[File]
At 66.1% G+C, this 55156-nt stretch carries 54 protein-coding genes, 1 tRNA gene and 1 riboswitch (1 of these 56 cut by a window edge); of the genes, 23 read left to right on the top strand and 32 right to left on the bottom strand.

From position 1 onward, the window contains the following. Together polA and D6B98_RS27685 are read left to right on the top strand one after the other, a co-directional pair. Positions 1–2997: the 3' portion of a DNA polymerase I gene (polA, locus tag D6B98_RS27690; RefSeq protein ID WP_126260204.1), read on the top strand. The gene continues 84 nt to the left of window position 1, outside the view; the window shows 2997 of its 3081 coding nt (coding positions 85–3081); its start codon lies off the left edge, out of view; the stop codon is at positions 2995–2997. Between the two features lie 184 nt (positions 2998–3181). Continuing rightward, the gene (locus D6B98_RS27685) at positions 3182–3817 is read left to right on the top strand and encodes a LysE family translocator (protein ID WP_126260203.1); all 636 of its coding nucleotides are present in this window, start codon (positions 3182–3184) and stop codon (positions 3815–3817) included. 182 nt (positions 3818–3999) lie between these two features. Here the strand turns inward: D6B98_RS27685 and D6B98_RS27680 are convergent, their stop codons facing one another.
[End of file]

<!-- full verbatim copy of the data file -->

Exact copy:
At 66.1% G+C, this 55156-nt stretch carries 54 protein-coding genes, 1 tRNA gene and 1 riboswitch (1 of these 56 cut by a window edge); of the genes, 23 read left to right on the top strand and 32 right to left on the bottom strand.

From position 1 onward, the window contains the following. Together polA and D6B98_RS27685 are read left to right on the top strand one after the other, a co-directional pair. Positions 1–2997: the 3' portion of a DNA polymerase I gene (polA, locus tag D6B98_RS27690; RefSeq protein ID WP_126260204.1), read on the top strand. The gene continues 84 nt to the left of window position 1, outside the view; the window shows 2997 of its 3081 coding nt (coding positions 85–3081); its start codon lies off the left edge, out of view; the stop codon is at positions 2995–2997. Between the two features lie 184 nt (positions 2998–3181). Continuing rightward, the gene (locus D6B98_RS27685) at positions 3182–3817 is read left to right on the top strand and encodes a LysE family translocator (protein ID WP_126260203.1); all 636 of its coding nucleotides are present in this window, start codon (positions 3182–3184) and stop codon (positions 3815–3817) included. 182 nt (positions 3818–3999) lie between these two features. Here the strand turns inward: D6B98_RS27685 and D6B98_RS27680 are convergent, their stop codons facing one another.